Whatever scientists think about her views of life after death, they continue to be influenced by her methods of caring for the terminally ill. Before ”On Death and Dying,” terminally ill patients were routinely left to face death in a miasma of loneliness and fear, because doctors, nurses and families were generally ill equipped to deal with death.
Dr. Kübler-Ross changed that for many, though by no means for all, dying people. By the 1980’s, the study of dying became part of medical and health-care education in United States. ”Death and Dying” became an indispensable manual, both for professionals and family members.
Weighing barely two pounds at birth, Elisabeth Kübler was the first of triplets born to Ernst and Emma Villiger Kübler on July 8, 1926, in Zurich.
By the sixth grade, she wanted to be a doctor. But her father angrily opposed the plan, telling her she could resign herself to being his secretary in the office supply business that he managed or spend the rest of her life as a maid.
”That’s all right with me,” she said she replied.
After her schooling, she volunteered at the largest hospital in Zurich to help refugees from Nazi Germany. When World War II ended, she hitchhiked through nine war-shattered countries, helping open first-aid posts. In Poland, her visit to the Maidanek death camp narrowed her professional goal. She would become a psychiatrist to help people deal with death.
At a psychiatric workshop, she was quoted as saying: ”I know for a fact that there is life after death,” and promptly received a barrage of criticism from scientists. The disapproval, plus what she called institutional politics, caused her to leave hospital work in 1973.
By then, she was receiving requests from around the world to give seminars on death and dying, and she began to speak at workshops for the dying about what she called ”life after life,” a happy condition in which physical pain and mental anguish are absent.
She and associates talked to thousands of patients like Mrs. Schwartz and said they found common strains in the interviews. Patients reported that their experiences after clinical death were remarkably free of pain; that they were aware of precisely where they were at death and of seeming to float out of their bodies; that they seemed not to be suddenly alone but still with family members or friends; that they felt as if they were guided to a place of psychic energy, light, love and warmth greater than any they knew in life; and that they did not want to return.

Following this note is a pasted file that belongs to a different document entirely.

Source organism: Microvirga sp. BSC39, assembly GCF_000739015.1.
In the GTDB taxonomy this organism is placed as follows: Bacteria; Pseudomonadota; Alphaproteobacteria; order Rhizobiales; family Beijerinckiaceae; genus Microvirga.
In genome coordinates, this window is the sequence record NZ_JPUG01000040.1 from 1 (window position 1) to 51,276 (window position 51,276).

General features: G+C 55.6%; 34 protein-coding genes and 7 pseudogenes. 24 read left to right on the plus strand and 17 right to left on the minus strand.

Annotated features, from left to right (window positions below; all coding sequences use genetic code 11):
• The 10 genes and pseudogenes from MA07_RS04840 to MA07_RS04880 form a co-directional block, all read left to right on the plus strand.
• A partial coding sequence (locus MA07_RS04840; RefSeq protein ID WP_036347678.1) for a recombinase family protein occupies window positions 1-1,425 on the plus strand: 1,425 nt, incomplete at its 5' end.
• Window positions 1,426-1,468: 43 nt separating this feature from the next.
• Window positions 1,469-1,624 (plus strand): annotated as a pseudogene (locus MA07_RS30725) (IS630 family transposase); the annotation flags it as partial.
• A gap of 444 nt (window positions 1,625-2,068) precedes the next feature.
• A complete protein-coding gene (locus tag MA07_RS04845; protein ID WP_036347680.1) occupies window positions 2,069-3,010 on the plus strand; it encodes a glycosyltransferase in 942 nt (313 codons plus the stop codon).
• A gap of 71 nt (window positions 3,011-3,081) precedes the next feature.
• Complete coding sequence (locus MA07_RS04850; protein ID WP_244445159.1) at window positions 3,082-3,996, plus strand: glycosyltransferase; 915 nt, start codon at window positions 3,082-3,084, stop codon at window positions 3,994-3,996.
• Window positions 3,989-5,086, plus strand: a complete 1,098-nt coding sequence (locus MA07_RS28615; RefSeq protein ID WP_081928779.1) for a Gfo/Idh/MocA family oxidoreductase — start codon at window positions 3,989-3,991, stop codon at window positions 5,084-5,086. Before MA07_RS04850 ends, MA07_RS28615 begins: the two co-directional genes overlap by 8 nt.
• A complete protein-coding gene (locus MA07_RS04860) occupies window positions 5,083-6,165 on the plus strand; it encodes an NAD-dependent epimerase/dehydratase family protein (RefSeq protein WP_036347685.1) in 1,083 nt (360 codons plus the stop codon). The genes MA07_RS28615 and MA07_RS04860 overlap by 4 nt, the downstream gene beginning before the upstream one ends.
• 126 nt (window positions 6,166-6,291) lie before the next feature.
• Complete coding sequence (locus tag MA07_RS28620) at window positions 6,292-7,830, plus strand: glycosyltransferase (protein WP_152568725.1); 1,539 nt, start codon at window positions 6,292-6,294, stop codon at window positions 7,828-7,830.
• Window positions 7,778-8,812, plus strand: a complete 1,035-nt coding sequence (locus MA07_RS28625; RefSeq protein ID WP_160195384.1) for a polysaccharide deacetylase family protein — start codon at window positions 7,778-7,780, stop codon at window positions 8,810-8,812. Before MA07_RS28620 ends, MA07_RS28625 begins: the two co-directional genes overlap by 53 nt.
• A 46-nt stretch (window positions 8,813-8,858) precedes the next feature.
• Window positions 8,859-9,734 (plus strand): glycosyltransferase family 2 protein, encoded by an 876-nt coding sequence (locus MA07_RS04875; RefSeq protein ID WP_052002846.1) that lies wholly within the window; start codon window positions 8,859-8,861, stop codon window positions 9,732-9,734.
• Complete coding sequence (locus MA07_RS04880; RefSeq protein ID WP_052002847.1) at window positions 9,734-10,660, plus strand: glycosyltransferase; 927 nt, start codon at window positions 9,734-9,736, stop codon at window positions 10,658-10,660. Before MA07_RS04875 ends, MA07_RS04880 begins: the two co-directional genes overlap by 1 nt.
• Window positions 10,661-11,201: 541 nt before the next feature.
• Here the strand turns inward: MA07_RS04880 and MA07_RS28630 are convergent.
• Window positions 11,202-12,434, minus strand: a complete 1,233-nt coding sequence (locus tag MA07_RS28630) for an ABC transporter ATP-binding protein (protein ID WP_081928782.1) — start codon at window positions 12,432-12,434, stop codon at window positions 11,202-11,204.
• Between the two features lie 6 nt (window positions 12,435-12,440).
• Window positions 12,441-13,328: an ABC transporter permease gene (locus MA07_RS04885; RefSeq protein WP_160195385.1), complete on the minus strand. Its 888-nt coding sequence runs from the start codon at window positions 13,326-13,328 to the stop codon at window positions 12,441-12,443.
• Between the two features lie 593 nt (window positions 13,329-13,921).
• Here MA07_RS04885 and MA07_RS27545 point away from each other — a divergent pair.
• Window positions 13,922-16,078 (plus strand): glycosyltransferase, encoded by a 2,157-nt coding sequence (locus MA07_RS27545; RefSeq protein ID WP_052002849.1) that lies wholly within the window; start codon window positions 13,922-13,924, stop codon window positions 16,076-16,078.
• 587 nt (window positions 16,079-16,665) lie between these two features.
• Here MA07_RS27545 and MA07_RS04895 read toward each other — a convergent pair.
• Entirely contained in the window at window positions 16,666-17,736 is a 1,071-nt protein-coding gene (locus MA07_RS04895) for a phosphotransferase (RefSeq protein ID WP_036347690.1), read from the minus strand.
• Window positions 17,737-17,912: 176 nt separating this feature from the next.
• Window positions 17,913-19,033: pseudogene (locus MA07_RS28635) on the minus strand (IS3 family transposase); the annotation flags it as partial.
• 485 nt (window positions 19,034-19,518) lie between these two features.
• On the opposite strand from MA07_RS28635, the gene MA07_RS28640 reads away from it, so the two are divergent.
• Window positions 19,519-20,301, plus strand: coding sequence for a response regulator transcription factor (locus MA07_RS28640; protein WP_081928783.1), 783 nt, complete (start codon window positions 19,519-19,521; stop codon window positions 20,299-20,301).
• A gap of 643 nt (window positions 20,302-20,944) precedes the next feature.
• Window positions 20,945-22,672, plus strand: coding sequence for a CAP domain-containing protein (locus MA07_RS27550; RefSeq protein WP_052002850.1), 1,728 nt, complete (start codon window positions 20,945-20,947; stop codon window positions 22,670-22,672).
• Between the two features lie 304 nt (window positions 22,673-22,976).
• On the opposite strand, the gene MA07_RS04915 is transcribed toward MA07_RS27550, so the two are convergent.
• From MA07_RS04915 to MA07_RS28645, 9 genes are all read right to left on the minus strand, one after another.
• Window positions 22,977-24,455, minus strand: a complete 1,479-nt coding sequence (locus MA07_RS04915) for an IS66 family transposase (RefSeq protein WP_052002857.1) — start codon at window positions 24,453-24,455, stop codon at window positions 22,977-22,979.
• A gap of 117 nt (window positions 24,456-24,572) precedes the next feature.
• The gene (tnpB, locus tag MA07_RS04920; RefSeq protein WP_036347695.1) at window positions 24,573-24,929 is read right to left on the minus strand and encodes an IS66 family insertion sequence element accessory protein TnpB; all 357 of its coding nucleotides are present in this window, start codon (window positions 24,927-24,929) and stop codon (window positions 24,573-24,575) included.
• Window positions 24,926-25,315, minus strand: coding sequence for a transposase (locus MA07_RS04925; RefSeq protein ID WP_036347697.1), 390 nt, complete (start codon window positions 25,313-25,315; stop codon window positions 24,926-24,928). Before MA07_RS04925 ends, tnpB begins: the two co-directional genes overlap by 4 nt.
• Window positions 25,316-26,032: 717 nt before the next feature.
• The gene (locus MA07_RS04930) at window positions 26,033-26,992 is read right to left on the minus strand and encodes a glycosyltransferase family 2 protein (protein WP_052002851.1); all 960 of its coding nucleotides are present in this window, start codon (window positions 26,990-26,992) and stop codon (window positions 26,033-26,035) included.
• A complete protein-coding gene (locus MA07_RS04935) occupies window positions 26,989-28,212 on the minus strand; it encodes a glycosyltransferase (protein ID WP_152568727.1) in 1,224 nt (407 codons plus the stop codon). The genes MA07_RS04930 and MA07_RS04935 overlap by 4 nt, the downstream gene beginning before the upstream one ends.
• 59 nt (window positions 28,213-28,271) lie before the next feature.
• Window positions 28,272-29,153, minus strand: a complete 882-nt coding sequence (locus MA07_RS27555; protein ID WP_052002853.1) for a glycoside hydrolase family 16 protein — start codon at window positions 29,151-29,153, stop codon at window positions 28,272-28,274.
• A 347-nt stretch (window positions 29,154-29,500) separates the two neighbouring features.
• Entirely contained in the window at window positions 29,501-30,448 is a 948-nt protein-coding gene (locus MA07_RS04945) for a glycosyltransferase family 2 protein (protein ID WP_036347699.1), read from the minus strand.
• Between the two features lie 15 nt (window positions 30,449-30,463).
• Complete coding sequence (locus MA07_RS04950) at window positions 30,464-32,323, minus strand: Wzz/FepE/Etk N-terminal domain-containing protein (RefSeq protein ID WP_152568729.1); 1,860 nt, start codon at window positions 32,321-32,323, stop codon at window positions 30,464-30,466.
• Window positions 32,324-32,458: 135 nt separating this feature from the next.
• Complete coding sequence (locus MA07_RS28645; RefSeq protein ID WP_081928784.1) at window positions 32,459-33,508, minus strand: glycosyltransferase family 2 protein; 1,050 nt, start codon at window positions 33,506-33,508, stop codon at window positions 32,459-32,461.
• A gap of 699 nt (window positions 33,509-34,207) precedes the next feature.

She received her medical degree from the University of Zurich in 1957. Within a year, she moved to the United States; married Dr. Emanuel K. Ross, an American neuropathologist she had met at the university; began her internship at Community Hospital in Glen Cove, N.Y.; and become a research fellow at Manhattan State Hospital.
At the hospital, she was appalled by what she called the routine neglect and abuse of dying patients. After badgering her supervisors, she was allowed to develop programs under which to give the patients individual care and counseling.
In 1962, she became a teaching fellow at the University of Colorado School of Medicine in Denver. A small, outwardly shy woman who spoke with a heavy German accent, she was nervous when asked to fill in for a popular professor and master lecturer. At first, she was ignored.
But the hall became noticeably quieter when she brought out a 16-year-old patient who was dying of leukemia and asked the students to interview her. Now it was they who seemed nervous.
When Dr. Kübler-Ross prodded the students, they asked the patient about blood tests, chemotherapy and other clinical questions. Finally, the teenager exploded in anger and began posing her own questions.